I needed something that would run the audio system and manage things for me. With the number of complaints I've heard from audio folks over the years about the general lack of attention to audio in games, I was surprised by the lack of solid information on what kinds of features you would want in an audio system. I looked around on the web, then went through all the Game Programming Gems
books until I found Creating an Audio Scripting System
. Quite a few of the ideas I implemented came from that article.
If you're an audio person and there's important stuff I'm missing, or if this is all just wrong, by all means tell me in the comments.
So that last blog post was picked up by gamasutra.com
which was pretty cool. It was tweeted to over 70,000 people, hit the front page of Gamasutra and stayed there for three days, was featured, and made their news feed. I got 15 comments, saw 22 new followers, traffic on the website was 8 times normal the first day (almost 25% of those iDevices!), and it has now settled at twice what it used to be.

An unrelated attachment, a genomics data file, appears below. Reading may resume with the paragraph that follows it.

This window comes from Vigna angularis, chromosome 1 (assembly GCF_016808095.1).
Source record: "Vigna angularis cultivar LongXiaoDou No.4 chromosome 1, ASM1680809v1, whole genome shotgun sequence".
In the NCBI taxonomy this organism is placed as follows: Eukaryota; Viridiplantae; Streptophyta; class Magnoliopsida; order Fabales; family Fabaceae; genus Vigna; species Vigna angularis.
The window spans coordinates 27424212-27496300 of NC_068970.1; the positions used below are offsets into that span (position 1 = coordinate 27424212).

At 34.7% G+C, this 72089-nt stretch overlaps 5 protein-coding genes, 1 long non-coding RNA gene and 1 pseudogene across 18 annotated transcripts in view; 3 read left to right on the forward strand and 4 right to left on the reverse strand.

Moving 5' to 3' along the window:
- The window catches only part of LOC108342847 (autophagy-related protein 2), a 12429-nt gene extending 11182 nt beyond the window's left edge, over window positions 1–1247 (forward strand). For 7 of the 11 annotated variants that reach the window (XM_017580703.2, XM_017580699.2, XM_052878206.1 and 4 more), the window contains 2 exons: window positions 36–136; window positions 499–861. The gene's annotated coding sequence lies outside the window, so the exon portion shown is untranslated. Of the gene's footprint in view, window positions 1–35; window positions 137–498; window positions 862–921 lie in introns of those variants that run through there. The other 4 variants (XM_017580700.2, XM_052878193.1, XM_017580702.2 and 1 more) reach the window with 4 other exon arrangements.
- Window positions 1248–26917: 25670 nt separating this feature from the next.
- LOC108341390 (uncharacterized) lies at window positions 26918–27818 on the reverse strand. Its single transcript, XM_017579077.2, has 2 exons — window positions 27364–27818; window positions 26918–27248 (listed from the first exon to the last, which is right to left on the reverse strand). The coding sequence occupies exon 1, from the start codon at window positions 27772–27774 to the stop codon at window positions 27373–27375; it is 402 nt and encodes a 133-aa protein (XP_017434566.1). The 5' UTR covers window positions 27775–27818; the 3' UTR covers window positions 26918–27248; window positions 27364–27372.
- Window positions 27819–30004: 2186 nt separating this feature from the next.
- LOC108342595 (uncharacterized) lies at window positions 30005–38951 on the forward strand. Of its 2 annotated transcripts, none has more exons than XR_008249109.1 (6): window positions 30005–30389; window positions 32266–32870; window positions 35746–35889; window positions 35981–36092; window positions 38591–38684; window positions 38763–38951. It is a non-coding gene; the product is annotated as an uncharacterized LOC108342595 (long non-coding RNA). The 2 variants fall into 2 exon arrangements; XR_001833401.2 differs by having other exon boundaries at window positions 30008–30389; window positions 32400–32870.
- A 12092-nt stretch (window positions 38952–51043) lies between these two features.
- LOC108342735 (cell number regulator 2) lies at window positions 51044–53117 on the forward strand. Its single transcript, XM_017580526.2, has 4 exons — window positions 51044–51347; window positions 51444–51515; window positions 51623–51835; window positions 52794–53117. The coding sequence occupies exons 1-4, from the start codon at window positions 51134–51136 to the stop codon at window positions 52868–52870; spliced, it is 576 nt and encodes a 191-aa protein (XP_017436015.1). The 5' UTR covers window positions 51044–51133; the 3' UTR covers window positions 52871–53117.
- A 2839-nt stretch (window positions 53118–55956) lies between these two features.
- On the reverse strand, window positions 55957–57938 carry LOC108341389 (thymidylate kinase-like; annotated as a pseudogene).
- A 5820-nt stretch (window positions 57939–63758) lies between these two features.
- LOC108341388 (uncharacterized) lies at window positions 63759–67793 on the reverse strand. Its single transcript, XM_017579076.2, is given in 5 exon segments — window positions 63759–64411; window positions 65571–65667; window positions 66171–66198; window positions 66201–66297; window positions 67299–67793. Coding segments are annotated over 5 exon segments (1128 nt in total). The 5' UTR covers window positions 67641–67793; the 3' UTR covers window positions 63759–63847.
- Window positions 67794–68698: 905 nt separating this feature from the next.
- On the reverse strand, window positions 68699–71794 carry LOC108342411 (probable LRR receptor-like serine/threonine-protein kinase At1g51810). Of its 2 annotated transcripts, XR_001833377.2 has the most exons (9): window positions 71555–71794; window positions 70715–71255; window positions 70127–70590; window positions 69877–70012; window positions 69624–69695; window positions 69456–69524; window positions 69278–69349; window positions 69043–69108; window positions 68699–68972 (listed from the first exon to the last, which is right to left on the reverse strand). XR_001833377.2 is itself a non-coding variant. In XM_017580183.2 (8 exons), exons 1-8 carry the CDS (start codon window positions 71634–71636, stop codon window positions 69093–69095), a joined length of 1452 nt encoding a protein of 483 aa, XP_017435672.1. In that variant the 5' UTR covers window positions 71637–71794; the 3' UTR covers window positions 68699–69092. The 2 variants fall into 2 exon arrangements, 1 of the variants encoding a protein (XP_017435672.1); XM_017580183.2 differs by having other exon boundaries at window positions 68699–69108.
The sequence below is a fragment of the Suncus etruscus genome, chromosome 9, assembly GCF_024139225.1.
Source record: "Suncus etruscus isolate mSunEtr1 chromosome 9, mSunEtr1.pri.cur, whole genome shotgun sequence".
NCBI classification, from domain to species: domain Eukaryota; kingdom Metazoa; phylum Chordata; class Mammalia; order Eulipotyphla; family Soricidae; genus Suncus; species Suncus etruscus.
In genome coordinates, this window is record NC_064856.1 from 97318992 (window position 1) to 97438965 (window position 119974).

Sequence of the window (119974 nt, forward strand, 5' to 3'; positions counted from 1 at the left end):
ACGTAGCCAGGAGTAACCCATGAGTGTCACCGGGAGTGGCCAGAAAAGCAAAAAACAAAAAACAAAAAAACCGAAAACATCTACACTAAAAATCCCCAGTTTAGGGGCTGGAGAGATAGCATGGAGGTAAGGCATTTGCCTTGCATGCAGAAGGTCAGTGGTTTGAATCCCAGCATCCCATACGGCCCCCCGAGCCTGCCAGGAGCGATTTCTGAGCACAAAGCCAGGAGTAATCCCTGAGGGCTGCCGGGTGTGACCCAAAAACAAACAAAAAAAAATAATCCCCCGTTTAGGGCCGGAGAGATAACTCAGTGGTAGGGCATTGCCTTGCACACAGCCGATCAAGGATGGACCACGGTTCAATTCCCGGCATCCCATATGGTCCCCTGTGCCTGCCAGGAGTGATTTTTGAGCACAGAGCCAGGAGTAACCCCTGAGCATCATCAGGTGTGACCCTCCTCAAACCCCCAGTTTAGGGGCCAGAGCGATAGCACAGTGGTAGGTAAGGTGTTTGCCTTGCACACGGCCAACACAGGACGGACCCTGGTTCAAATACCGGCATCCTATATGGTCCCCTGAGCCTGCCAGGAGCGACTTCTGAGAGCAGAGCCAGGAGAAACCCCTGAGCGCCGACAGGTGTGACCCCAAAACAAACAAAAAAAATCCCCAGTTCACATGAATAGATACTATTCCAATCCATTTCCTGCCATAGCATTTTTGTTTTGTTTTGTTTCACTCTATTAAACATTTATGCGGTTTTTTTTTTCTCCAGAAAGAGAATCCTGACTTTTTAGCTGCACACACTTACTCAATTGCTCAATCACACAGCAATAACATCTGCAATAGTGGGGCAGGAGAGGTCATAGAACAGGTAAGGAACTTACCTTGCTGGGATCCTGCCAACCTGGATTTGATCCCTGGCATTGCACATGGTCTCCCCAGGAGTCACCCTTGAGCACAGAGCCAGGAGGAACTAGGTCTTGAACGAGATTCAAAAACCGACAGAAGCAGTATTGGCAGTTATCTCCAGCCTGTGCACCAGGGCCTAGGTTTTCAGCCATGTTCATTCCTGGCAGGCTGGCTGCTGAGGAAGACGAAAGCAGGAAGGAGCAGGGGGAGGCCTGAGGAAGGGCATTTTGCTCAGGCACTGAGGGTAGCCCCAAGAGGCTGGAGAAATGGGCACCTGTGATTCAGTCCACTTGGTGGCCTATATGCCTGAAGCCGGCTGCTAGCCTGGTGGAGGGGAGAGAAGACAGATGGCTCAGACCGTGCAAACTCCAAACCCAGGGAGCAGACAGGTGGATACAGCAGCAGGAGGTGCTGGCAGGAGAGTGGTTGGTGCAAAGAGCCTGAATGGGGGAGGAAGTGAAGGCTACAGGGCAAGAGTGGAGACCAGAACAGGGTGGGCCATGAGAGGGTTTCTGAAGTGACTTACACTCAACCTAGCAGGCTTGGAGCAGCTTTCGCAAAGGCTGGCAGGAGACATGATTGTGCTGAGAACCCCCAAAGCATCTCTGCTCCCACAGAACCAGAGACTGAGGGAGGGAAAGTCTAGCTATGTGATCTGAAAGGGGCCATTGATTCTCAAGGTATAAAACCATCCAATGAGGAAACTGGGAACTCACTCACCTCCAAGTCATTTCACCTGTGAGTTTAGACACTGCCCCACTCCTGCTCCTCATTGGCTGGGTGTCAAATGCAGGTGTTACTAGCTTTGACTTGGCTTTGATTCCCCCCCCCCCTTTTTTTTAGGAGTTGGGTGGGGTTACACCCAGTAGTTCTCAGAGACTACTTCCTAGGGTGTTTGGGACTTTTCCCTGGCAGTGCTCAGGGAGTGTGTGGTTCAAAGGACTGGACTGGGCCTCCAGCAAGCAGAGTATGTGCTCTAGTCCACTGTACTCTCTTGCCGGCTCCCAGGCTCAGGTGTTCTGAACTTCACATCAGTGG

Between checking out the comments and web stats, I've been working on a bunch of different things.
Unbelievable. I kept turning things off in BitDefender's settings, but it still kept popping up new false virus notifications. In the end I found three more things that BitDefender was causing problems with:
- It was preventing Berkelium (the UI ...
At one point Miranda was going to be free to play, so the game has two currencies internally (although only one is used now.) Because it was so easy, I did both at the same time in case F2P ever makes a comeback.
[Miranda custom font in-game]
Symbols for currency and something else? Power maybe?
I really appreciate the support, thanks.
I considered customizing the weapon appearance based on weapon type, that is doable, but with so many different specialists even that doesn't really do enough. You really need completely different appearances for spy, engineer, commando etc.
I might ...